The rule of thumb for most outside user groups, clubs and classes on church premises is that they need to have their own public liability (PL) insurance.
Baptist Insurance strongly advises that churches check that outsider users such as clubs and playgroups have the necessary insurance of their own. This is an area where churches often have queries and there seems to be quite a bit of confusion. Some trustees think the church’s own insurance will cover groups; others ask their users if they have insurance but don’t see the documentation.
Our major concern is that if a hirer or their contractor has no PL insurance, a church could be involved in a potential legal action by association for a claim where they have no responsibility for or control over the actions of the hirer. Key advice is always to confirm that anyone hiring the premises regularly has PL cover and that one-off hirers do the same with contractors.”
As a warning of the consequences of what could happen, take the example of a hospital which hired a bouncy castle for a fun day: it found itself liable when a child was injured and an insurance claim was made. It emerged that the castle’s operators did not have any public liability cover so the hospital itself was found to be liable for the money, a scenario that could just as easily apply to a church.
Any group that is formal in nature – meets regularly, has an organiser or a committee or its users pay fees – must have public liability insurance of its own that will cover damage to the church’s property and injury to its members or users.
Generally, there are three different types of hirer and a different PL position applies to each:
• Regular volunteer or commercial users:
Formally constituted organisations, such as the Women’s Institute, have their own PL cover in force. Anyone who operates commercially, for example a yoga teacher should have their own PL cover to carry out their business.
• Private individuals using premises no more than three times a year:
There is limited cover under the Baptist Insurance ‘indemnity to private hirers’ extension. This would cover, for example, someone hiring premises for a party. However, it is important that it is made clear, in writing, to the hirer that it is their responsibility to ascertain that any contractor they bring in, such as a caterer or entertainer, has their own PL cover.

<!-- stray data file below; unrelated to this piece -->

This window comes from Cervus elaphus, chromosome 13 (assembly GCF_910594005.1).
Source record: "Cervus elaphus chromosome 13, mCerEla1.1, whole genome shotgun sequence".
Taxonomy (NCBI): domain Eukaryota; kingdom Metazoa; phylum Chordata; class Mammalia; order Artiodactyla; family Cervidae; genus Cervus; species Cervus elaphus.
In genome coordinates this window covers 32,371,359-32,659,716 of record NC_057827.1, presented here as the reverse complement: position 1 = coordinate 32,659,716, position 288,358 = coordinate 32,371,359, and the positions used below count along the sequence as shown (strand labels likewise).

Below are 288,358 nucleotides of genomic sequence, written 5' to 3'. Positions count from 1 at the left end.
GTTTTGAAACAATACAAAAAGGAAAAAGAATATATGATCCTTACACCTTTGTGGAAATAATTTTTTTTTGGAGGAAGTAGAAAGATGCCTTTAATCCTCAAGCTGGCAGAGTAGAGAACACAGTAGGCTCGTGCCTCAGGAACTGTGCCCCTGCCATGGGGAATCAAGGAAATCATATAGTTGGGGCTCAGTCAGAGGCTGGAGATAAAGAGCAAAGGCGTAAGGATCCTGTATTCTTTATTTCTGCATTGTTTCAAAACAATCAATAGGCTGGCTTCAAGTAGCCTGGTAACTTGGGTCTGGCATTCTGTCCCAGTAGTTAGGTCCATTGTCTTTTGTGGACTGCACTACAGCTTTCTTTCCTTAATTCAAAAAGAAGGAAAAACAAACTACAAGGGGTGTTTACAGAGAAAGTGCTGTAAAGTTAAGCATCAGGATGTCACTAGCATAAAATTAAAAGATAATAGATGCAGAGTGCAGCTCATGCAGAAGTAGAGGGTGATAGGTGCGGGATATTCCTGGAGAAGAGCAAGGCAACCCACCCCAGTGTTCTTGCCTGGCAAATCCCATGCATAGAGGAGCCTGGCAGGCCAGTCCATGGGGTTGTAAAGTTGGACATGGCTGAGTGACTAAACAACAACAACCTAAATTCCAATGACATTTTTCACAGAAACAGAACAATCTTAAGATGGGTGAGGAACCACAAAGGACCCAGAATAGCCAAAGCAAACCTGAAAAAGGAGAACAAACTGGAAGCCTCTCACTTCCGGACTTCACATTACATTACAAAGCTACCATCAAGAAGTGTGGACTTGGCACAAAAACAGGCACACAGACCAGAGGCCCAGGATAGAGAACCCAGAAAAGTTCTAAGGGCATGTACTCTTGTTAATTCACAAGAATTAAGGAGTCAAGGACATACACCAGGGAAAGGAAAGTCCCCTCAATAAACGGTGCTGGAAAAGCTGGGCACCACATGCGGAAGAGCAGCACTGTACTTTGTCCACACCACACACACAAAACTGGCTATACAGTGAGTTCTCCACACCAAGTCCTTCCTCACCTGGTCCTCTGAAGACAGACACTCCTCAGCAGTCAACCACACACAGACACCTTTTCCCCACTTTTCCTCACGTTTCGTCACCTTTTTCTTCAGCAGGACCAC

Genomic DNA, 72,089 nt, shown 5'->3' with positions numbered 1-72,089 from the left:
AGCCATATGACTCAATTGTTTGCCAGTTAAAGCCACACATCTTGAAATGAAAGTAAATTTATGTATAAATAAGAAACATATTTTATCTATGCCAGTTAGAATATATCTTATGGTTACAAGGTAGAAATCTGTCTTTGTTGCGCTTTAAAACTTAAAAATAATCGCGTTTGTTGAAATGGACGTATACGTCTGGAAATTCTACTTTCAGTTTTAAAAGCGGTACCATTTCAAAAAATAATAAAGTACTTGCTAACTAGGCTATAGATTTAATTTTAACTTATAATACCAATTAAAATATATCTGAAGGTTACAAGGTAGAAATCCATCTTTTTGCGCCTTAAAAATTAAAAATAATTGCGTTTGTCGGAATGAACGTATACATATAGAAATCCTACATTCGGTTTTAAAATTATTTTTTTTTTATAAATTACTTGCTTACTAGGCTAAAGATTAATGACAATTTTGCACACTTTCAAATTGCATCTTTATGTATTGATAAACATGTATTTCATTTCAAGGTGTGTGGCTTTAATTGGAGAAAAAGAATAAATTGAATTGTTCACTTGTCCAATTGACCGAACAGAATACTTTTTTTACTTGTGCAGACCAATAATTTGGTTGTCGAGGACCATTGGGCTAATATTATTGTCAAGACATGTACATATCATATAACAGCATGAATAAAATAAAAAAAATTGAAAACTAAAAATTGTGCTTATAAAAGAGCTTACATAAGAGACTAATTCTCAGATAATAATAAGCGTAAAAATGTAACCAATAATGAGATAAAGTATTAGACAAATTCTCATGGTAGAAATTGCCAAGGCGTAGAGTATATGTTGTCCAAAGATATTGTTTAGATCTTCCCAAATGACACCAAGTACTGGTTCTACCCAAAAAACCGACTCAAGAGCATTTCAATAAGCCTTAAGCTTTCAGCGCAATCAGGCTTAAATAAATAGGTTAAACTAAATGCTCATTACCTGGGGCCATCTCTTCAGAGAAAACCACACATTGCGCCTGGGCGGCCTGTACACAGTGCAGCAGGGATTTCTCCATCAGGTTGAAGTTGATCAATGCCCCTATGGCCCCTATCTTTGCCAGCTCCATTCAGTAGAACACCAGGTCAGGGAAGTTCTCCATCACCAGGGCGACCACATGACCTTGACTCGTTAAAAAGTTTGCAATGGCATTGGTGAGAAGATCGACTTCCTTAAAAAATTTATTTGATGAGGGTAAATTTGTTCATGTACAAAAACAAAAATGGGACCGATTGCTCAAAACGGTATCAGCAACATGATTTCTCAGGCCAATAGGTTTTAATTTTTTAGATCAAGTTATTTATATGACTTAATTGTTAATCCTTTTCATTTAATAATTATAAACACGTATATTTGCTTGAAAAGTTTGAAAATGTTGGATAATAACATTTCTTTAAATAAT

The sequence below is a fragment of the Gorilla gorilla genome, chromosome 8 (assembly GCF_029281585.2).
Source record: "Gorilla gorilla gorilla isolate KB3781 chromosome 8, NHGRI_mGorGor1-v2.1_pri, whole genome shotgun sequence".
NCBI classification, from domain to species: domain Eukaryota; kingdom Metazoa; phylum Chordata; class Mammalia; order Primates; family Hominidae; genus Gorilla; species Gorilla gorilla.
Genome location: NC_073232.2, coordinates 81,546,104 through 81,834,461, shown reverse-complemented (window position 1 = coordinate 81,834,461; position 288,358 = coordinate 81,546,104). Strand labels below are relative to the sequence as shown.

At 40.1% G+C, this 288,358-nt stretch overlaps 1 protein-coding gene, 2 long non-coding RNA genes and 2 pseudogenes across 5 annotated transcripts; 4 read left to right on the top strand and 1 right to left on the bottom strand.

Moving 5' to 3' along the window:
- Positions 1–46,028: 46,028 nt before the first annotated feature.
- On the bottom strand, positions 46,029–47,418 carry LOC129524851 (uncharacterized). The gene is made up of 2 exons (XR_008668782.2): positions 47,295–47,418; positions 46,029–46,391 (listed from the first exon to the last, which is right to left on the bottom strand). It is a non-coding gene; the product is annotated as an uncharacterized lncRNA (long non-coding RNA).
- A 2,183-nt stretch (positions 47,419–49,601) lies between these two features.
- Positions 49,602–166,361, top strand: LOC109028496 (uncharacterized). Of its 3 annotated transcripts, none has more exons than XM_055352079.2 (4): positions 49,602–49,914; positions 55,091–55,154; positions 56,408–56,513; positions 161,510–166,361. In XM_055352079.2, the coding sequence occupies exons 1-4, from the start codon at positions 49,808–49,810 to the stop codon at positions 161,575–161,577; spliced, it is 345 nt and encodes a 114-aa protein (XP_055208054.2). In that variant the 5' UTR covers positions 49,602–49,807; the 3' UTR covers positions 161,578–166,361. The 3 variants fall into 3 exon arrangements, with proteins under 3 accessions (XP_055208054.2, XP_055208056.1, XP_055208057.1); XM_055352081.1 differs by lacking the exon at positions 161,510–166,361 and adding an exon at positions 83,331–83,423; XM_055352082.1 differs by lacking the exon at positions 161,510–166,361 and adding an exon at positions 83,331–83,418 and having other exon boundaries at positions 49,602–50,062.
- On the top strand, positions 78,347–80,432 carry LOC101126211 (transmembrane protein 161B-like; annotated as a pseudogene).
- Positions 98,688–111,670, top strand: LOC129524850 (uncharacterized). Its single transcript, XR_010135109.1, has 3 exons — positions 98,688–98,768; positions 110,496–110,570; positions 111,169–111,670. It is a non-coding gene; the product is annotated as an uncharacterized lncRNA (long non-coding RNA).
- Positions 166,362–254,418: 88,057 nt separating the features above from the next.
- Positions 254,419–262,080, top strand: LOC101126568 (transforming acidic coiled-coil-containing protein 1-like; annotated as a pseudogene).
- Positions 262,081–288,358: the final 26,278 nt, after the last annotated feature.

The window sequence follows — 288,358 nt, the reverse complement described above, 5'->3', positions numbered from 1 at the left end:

• Other users – typically locally organised groups, such as a camera club, hiring premises for regular meetings:
such users are not covered by the above policy extension and Baptist Insurance strongly advises that they are asked to purchase their own PL cover, which is available at affordable annual premiums. Allowing such groups to hire without PL cover raises the risk of exposing the church to unnecessary cost if premises are damaged or to a potential legal action for negligence should their activities lead to an accident where someone is injured.
It is very important that a church actually checks that an outside user does have cover – the church needs to see the insurance certificate itself. Baptist Insurance recommends that churches include wording in their letting agreements to stipulate that outside users groups must have their own insurance and that a copy of the insurance certificate will need to be seen.
Also, against the backdrop of high levels of media coverage of abuse cases, it is prudent for churches letting their facilities to playgroups or charities ask to see a copy of that group’s safeguarding policy.
For more information on the insurance issues of renting your church or church hall to outside users, contact Baptist Insurance on 0845 070 2223.